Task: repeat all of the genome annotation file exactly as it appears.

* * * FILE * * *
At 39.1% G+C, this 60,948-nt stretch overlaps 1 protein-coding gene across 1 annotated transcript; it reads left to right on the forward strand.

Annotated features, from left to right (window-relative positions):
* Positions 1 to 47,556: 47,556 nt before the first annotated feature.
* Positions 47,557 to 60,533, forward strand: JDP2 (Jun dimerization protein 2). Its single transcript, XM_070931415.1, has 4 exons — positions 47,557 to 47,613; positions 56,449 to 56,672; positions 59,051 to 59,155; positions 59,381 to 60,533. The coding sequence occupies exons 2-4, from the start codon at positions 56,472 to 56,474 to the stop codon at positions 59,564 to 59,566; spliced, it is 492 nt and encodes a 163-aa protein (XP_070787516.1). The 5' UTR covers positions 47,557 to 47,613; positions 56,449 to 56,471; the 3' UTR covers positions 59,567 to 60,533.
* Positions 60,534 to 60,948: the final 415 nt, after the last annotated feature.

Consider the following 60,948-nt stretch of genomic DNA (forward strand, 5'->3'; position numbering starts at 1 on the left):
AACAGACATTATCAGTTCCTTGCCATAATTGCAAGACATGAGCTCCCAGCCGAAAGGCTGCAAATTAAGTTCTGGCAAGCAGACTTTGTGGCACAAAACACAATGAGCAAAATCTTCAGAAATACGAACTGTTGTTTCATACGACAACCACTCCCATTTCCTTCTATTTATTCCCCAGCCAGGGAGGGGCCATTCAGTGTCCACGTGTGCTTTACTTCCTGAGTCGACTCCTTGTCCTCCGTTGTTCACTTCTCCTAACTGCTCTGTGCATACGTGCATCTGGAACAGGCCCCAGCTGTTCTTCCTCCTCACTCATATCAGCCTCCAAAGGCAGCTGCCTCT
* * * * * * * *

At 39.1% G+C, this 60,948-nt stretch overlaps 1 protein-coding gene across 1 annotated transcript; it reads left to right on the forward strand.

Annotated features, from left to right (window-relative positions):
* Positions 1 to 47,556: 47,556 nt before the first annotated feature.
* Positions 47,557 to 60,533, forward strand: JDP2 (Jun dimerization protein 2). Its single transcript, XM_070931415.1, has 4 exons — positions 47,557 to 47,613; positions 56,449 to 56,672; positions 59,051 to 59,155; positions 59,381 to 60,533. The coding sequence occupies exons 2-4, from the start codon at positions 56,472 to 56,474 to the stop codon at positions 59,564 to 59,566; spliced, it is 492 nt and encodes a 163-aa protein (XP_070787516.1). The 5' UTR covers positions 47,557 to 47,613; positions 56,449 to 56,471; the 3' UTR covers positions 59,567 to 60,533.
* Positions 60,534 to 60,948: the final 415 nt, after the last annotated feature.

Consider the following 60,948-nt stretch of genomic DNA (forward strand, 5'->3'; position numbering starts at 1 on the left):
AACAGACATTATCAGTTCCTTGCCATAATTGCAAGACATGAGCTCCCAGCCGAAAGGCTGCAAATTAAGTTCTGGCAAGCAGACTTTGTGGCACAAAACACAATGAGCAAAATCTTCAGAAATACGAACTGTTGTTTCATACGACAACCACTCCCATTTCCTTCTATTTATTCCCCAGCCAGGGAGGGGCCATTCAGTGTCCACGTGTGCTTTACTTCCTGAGTCGACTCCTTGTCCTCCGTTGTTCACTTCTCCTAACTGCTCTGTGCATACGTGCATCTGGAACAGGCCCCAGCTGTTCTTCCTCCTCACTCATATCAGCCTCCAAAGGCAGCTGCCTCT